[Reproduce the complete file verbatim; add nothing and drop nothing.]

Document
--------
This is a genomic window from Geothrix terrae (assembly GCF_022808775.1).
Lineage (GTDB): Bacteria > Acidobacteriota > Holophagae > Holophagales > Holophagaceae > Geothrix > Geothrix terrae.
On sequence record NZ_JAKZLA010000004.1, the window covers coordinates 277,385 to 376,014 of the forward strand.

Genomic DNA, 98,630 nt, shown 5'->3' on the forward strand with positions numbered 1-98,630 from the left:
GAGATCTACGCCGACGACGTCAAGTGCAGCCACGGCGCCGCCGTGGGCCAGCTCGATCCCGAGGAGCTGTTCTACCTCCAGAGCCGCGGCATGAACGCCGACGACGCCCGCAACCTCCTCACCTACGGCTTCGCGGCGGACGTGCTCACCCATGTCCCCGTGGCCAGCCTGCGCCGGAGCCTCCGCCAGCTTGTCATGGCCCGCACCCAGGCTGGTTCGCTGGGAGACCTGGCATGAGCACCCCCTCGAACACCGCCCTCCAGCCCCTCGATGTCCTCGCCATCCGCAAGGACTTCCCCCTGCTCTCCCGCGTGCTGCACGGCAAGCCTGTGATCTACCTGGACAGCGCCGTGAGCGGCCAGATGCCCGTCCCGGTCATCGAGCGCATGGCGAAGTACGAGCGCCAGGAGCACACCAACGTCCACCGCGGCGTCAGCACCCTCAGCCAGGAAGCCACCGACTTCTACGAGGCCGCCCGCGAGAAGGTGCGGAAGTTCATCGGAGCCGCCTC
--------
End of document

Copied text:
This is a genomic window from Geothrix terrae (assembly GCF_022808775.1).
Lineage (GTDB): Bacteria > Acidobacteriota > Holophagae > Holophagales > Holophagaceae > Geothrix > Geothrix terrae.
On sequence record NZ_JAKZLA010000004.1, the window covers coordinates 277,385 to 376,014 of the forward strand.

Genomic DNA, 98,630 nt, shown 5'->3' on the forward strand with positions numbered 1-98,630 from the left:
GAGATCTACGCCGACGACGTCAAGTGCAGCCACGGCGCCGCCGTGGGCCAGCTCGATCCCGAGGAGCTGTTCTACCTCCAGAGCCGCGGCATGAACGCCGACGACGCCCGCAACCTCCTCACCTACGGCTTCGCGGCGGACGTGCTCACCCATGTCCCCGTGGCCAGCCTGCGCCGGAGCCTCCGCCAGCTTGTCATGGCCCGCACCCAGGCTGGTTCGCTGGGAGACCTGGCATGAGCACCCCCTCGAACACCGCCCTCCAGCCCCTCGATGTCCTCGCCATCCGCAAGGACTTCCCCCTGCTCTCCCGCGTGCTGCACGGCAAGCCTGTGATCTACCTGGACAGCGCCGTGAGCGGCCAGATGCCCGTCCCGGTCATCGAGCGCATGGCGAAGTACGAGCGCCAGGAGCACACCAACGTCCACCGCGGCGTCAGCACCCTCAGCCAGGAAGCCACCGACTTCTACGAGGCCGCCCGCGAGAAGGTGCGGAAGTTCATCGGAGCCGCCTC